Three weeks after surrendering before an intolerant petitioner who sought to ban a book he didn’t agree with, Penguin India appears unwilling to re-examine its decision to withdraw and pulp all copies of Wendy Doniger’s The Hindus: An Alternative History. Penguin’s decision flies in the face of a publisher’s duty to stand up for freedom of speech. It also betrays a lack of understanding of the law on free speech, not to speak of the way the Indian judiciary has interpreted the law whenever demands for censorship have been made. Ironically, Penguin’s cowardice in the face of the demands of self-righteous lobbies will only encourage further demands for book bans and directly undermine the commercial foundations of the publishing industry as a whole.
Not surprisingly, writers have condemned Penguin for being party to an ugly attack on academic freedom. Some, including the two of us, have registered our anger by asking Penguin to cancel our own book contracts and pulp whatever copies remain lest we too be sold down the river by a publisher that does not have the stomach to defend the titles it brings out. As of this writing, our demands have still not been accepted.
Prompted by Penguin’s self-serving defence that it was the Indian Penal Code (IPC) which forced its hand on the Doniger book, many writers have urged the Government of India to amend specific sections of the IPC — especially 153A and 295A — which make the promotion of enmity towards, or the deliberate insult of, a religious group a criminal offence.
While there is scope for debate over these provisions and the manner of their implementation — including the paradox that hate speech which directly incites violence rarely attracts penal action — the demand for amendments will not progress very far. The political class simply has no appetite for them. Remember: not a single major political party has spoken out in favour of Doniger’s academic freedom.
Indeed, virtually all Indian parties, from right to left, have been party at one time or another to the banning of books or films, art exhibitions or plays, talks or concerts, using the very laws we are now hoping they will be willing to amend.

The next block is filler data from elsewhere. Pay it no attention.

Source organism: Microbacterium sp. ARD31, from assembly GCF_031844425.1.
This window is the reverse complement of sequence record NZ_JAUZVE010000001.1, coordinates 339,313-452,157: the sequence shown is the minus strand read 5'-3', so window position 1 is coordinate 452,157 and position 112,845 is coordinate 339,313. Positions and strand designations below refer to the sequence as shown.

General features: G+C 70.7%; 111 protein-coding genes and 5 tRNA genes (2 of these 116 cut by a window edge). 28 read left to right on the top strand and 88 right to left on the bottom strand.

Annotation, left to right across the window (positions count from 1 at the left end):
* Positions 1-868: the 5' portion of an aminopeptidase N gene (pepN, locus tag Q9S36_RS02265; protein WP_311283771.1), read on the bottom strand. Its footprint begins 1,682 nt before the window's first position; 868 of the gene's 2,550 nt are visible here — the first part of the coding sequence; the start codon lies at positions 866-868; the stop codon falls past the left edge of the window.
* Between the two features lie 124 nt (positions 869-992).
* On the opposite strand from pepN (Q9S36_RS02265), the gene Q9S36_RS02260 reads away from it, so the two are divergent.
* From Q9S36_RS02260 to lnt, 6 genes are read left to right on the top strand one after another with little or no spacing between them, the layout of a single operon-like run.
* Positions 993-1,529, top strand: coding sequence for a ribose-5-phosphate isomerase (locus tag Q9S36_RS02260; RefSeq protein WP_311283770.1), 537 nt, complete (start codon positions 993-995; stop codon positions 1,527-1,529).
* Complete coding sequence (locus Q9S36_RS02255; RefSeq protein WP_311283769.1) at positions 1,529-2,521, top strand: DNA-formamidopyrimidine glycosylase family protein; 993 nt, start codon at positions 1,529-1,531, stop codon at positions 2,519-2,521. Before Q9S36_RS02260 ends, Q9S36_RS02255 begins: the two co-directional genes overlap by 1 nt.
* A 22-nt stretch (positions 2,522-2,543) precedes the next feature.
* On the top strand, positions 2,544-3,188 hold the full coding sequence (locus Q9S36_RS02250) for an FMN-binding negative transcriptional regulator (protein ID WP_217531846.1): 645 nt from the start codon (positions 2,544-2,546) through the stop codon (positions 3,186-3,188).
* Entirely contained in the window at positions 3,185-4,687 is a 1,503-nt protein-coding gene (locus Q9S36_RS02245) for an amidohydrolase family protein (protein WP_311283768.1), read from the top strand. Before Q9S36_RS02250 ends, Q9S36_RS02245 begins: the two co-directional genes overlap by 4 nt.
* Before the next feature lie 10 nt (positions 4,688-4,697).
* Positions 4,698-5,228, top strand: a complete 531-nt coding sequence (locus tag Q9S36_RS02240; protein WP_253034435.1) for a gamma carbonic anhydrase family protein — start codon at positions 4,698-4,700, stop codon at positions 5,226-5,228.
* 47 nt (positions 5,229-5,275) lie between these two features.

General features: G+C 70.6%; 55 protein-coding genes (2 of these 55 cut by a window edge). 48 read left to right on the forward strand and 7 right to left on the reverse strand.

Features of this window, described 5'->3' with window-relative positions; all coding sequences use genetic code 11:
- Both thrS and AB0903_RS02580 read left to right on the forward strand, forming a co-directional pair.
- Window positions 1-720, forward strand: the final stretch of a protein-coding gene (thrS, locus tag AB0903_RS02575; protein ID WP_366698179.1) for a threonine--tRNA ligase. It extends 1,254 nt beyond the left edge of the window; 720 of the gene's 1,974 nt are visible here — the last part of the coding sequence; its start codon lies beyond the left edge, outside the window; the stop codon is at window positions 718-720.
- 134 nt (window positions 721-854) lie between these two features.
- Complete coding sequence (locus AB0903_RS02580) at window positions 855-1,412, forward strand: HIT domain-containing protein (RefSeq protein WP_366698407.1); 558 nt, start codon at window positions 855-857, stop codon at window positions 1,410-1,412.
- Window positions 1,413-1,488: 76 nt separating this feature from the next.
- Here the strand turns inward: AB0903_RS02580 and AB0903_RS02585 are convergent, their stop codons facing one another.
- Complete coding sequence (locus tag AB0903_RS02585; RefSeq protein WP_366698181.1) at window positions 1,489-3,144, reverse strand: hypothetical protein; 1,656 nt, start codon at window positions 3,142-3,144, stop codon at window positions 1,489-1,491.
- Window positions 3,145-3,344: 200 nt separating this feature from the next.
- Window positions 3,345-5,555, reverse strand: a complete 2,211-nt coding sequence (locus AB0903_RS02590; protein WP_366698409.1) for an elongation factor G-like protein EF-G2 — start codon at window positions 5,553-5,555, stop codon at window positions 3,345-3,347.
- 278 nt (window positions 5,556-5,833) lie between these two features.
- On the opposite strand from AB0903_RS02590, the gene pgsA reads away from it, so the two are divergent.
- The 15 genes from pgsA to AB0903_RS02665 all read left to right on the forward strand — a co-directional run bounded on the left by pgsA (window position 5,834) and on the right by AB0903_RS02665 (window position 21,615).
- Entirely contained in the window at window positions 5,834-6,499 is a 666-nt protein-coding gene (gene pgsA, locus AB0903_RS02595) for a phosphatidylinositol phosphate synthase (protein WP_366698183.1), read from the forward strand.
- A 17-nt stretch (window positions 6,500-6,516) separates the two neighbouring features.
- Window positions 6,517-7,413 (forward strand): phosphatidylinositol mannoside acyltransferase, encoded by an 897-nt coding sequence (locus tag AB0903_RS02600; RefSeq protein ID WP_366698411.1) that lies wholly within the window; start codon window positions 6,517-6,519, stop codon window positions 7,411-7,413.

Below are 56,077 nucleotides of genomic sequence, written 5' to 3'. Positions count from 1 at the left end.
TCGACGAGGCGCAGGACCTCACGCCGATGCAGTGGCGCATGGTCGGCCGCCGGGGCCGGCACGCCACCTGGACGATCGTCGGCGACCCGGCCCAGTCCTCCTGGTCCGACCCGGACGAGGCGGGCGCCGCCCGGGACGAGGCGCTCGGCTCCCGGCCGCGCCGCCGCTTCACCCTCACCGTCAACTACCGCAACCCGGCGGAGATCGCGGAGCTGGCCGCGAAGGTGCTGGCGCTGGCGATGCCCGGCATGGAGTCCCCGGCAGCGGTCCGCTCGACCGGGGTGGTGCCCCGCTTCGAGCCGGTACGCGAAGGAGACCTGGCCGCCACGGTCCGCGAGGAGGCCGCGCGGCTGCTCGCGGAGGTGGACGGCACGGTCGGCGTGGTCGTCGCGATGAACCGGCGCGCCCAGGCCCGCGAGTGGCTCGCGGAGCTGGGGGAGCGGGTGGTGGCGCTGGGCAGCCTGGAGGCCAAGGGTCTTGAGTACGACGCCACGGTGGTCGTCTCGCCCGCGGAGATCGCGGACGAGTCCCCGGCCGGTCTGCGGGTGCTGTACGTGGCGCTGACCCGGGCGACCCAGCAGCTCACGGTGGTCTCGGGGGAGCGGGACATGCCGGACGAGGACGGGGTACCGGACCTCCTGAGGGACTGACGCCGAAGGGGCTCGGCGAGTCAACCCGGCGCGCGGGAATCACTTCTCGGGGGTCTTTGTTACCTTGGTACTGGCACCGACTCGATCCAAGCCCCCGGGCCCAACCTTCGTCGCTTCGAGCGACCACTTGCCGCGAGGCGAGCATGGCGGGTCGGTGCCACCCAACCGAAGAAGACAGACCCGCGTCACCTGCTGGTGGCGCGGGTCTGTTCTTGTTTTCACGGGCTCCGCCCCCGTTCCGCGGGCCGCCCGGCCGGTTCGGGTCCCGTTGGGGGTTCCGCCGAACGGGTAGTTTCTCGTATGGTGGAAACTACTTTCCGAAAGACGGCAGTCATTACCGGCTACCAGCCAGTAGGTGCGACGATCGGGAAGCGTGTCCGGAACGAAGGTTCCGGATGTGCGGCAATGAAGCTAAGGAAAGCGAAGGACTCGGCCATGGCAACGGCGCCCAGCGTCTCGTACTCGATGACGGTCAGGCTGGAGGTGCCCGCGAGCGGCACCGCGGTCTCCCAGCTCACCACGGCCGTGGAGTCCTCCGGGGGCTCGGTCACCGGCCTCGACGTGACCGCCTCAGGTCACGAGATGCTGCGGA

Moreover, of what use will an amended law be when bans are informally imposed on books and films through political pressure? Jitendra Bhargava’s The Descent of Air India was withdrawn by Bloomsbury India after Praful Patel — the former civil aviation minister — objected to the manner in which he had been portrayed, presumably the reference to an official Canadian investigation into allegations that a bribe was paid by during his tenure. In the case of The Red Sari by Javier Moro, supposedly a fictionalised biography of Congress president Sonia Gandhi, political and diplomatic strings were pulled to get its original publisher in Spain to withdraw the India rights, thus killing the English translation of the book before it could even go to press.
But if we look at the chequered history of book and film bans in India over the past three decades, there is one relatively bright spot. While political parties have almost invariably chosen the path of illiberalism, courts have tended to construe constitutional restrictions on free speech rather tightly.
Many examples may be cited from the Supreme Court, but its 1989 judgment in the case of Oru Oru Gramathile stands out. Though the film had a censor certificate, the Tamil Nadu government banned it, citing threats to public order. Lifting the ban, the apex court said that the correct approach in judging the effect of exhibition of a film or of reading a book “is the standard of an ordinary reasonable man…not that of an out-of-the ordinary or hypersensitive man”. That judgment itself echoed Justice Vivian Bose from 1947: “That the effect of … words must be judged from the standards of reasonable, strong minded, firm and courageous men, and not those of weak and vacillating minds, nor of those who scent danger in every hostile point of view.”
Had Penguin fought the hypersensitive man who wanted Doniger’s book banned, there is every reason to assume the Supreme Court would have backed it.
Ideas and arguments, especially controversial and even provocative ones, have been intrinsic to the writing and distribution of books since time immemorial. They are also intrinsic to the functioning — and security — of a democratic, open society. Justice Louis Brandeis of the US Supreme Court declared in a landmark opinion in 1927 that “without free speech and assembly, discussion would be futile; Fear of serious injury cannot alone justify suppression of free speech and assembly. Men feared witches and burnt women. It is the function of speech to free men from the bondage of irrational fears.”
Indians must not allow the little men with irrational fears to determine what books they can read, films they can watch, writers they can play host to, or artists and musicians they can patronise.
Instead of withdrawing Doniger’s book, Penguin must go back to court, tear up the instrument of surrender it signed with the book pulpers, and declare that it is willing to fight for democracy in India. It will have the support of hundreds of lawyers in this struggle, and of course the backing of the country’s writers, readers, publishers and lay public too.
Jyotirmaya Sharma is a professor of political science at the University of Hyderabad and Siddharth Varadarajan is a Senior Fellow at the Centre for Public Affairs and Critical Theory, New Delhi
The views expressed by the authors are personal